Again, the simplicity of God connects itself to the Biblical descriptions that “God is one” and that God is the “I AM WHO I AM.” Michael Horton writes, “God’s simplicity in no way limits the diversity in his works, but stipulates that in all of God’s activity he is self-consistent. In every act, God is the being he is and will ever be.”[2] We should quickly point out that clearly in Biblical language and orthodox thinking, God can indeed be described by His attributes. These are real attributes that manifest themselves in God’s self-revelation often in distinct ways or at distinct moments of time. Rather, what we are saying is we do not look at these attributes independently and project them back into God as compositions that “make God who He is”. The attributes flow from His being in its infinite perfection.

(2) The simplicity of God protects the supremacy of God. The supremacy of God means that God is high and majestic over all things. It also means that all things depend upon God. All life “lives and moves and has its being in Him”. All creation is sustained by the Word of His power. What sustains God? Nothing. If God was composed of parts, He would be in some way dependent upon these parts for His existence.

Most of us would never say that God has parts, like our DNA, but we do sometimes treat His attributes as if they were parts to Him. The Bible says that “God is love”. But as C.S. Lewis rightly points out many people act as if love is God.[3] In this way, people make love more basic then God. They use preconceived notions of love to define God. In a very real way, people are jettisoning the Biblical God when they judge Him to be unconforming to what love “is” or what he “must” be like if He is love. Suddenly God has a part to Him, something that is more basic or fundamental than the simple eternal being or essence of God. The person might not consciously think “God has parts and love is one them” but rejecting the simplicity of God leads a person down a path that robs God of His glory.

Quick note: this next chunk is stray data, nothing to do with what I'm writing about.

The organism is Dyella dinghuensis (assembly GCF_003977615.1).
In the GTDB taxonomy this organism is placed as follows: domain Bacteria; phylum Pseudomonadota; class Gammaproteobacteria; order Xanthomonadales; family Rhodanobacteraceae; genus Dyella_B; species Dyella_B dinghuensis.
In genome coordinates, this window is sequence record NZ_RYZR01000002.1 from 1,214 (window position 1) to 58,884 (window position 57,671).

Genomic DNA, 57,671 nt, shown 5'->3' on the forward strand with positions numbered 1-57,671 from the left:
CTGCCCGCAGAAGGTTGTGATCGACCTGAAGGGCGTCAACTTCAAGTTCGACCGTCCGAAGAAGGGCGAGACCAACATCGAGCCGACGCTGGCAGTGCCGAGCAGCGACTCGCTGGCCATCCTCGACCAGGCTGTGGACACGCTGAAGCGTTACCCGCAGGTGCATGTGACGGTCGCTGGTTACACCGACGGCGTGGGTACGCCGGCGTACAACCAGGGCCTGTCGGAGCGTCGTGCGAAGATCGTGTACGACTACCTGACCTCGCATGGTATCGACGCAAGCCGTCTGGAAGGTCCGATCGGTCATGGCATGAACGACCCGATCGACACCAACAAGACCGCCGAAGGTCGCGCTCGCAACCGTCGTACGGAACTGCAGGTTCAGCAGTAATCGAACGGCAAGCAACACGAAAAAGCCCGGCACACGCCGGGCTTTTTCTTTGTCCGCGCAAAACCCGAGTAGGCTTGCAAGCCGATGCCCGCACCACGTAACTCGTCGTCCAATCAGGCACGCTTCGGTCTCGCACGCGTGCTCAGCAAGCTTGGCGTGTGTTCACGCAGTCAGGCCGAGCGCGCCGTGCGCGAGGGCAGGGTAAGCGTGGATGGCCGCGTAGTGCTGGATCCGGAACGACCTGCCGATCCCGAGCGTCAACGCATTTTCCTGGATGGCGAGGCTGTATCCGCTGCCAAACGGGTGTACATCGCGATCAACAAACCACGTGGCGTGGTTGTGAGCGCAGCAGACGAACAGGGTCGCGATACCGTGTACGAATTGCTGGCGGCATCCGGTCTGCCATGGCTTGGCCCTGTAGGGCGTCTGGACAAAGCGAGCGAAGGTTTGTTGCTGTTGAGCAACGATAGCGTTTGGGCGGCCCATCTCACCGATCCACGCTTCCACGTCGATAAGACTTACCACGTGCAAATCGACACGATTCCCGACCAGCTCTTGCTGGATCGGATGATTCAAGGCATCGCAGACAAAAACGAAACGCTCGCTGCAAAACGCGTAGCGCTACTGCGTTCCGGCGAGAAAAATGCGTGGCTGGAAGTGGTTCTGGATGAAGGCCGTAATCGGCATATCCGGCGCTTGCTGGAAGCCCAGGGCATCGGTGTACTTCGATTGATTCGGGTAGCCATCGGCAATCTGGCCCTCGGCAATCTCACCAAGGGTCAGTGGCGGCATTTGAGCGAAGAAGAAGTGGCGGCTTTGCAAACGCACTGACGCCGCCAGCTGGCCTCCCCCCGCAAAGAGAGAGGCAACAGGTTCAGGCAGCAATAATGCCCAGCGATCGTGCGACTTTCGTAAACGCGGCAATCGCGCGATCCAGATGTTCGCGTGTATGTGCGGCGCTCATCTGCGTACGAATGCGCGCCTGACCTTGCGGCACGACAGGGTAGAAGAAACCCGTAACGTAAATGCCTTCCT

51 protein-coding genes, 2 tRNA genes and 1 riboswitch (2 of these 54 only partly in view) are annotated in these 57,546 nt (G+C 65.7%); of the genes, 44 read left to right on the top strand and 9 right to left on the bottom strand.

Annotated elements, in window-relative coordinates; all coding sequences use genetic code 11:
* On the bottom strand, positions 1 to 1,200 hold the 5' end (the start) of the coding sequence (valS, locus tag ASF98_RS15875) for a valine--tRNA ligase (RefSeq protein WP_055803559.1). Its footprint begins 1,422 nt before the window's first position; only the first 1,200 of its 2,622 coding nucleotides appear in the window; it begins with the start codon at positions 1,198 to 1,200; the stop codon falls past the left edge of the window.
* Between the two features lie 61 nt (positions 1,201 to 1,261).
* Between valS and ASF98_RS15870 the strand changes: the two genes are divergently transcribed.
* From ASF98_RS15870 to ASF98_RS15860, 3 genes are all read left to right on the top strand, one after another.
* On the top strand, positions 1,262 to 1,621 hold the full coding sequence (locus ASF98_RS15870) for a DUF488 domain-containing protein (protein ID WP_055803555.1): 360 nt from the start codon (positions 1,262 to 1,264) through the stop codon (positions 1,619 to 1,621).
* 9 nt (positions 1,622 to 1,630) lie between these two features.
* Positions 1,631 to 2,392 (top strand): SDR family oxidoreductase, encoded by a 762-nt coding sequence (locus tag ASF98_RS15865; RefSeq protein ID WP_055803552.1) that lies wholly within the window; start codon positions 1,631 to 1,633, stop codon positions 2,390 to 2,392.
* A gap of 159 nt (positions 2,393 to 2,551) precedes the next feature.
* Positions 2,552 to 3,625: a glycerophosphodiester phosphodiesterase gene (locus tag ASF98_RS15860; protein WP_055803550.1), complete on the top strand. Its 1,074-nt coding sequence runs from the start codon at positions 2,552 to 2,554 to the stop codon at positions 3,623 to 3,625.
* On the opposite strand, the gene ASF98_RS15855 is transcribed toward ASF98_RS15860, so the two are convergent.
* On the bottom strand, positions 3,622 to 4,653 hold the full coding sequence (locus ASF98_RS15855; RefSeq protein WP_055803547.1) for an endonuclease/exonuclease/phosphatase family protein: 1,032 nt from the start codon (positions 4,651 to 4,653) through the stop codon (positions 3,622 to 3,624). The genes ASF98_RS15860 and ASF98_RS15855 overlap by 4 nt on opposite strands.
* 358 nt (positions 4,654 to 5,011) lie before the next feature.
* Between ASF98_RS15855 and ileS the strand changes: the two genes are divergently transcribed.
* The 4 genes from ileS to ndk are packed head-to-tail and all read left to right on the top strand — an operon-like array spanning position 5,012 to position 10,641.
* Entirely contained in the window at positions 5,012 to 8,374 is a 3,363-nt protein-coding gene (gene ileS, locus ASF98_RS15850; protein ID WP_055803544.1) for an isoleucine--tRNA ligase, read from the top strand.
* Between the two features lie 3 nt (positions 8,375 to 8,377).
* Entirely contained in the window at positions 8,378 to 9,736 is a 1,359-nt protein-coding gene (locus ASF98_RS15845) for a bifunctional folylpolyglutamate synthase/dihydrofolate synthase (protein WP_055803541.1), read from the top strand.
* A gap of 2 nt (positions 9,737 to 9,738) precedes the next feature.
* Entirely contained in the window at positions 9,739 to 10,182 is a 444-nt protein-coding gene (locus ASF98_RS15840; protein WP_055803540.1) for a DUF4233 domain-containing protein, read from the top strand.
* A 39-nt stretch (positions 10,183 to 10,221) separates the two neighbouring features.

(3) The doctrine of the simplicity of God guards our worship of God. There is a great danger in the human heart to over emphasize one attribute of God at the expense of others. This is often the case in the way people contrast God’s love with God’s holiness. We amplify what we like and ignore what we do not like. We slide down a slope to making God in our own image. Even more, we are tempted to pit God’s attributes against each other. In our minds, God can become self-conflicted—as if He struggles with how to show or balance love with holiness and wrath against sin. God’s simplicity negates such thinking.[4] We are exalting the supremacy of God for who He is. The attributes of God that we see in Scripture and creation are not things that make God who He is but things that flow from the God who is who He is. God’s simplicity assure of that God is dependent upon nothing, His essence is undivided, and His perfections are infinite and complete.

[1] We should not confuse simple & complex with comprehensible & incomprehensible. God is still beyond our ability to fully understand and comprehend. God is infinite and we in our finite understanding can never fully understand God. God is so far above us what we are able to understand about God only comes because God steps down and reveals Himself to us. The Biblical truth is that God is both simple [i.e. without parts] and incomprehensible apart from His revelation to us. The theological terms simple & complex not descriptors of our ability or inability to understand God. We point this out so that the reader does not confuse the categories.

[2] Michael Horton, The Christian Faith (Grand Rapids, Mich: Zondervan, 2011) 228-9.

[3] C.S. Lewis Mere Christianity (San Francisco: Harper Collins, 2001) 174.

[4] Horton, Christian Faith, 229.

Editor’s Note: This article was originally published by Place for Truth on December 25, 2014. Used with permission.

Tim Bertolet

Tim Bertolet serves with ABWE as Director of Instructional Design and Theological Education. He’s served in pastoral ministry for sixteen years and knows the life of an MK firsthand. With a Ph.D. in New Testament Studies from the University of Pretoria, and degrees from Westminster Theological Seminary and Lancaster Bible College, he specializes in Bible and theology and is passionate about applying it to life and ministry. Tim’s also an adjunct professor, research fellow with BibleMesh, and a published author. Tim lives in York, Pa. with his wife and kids. He enjoys reading, writing, science fiction, and gardening roses.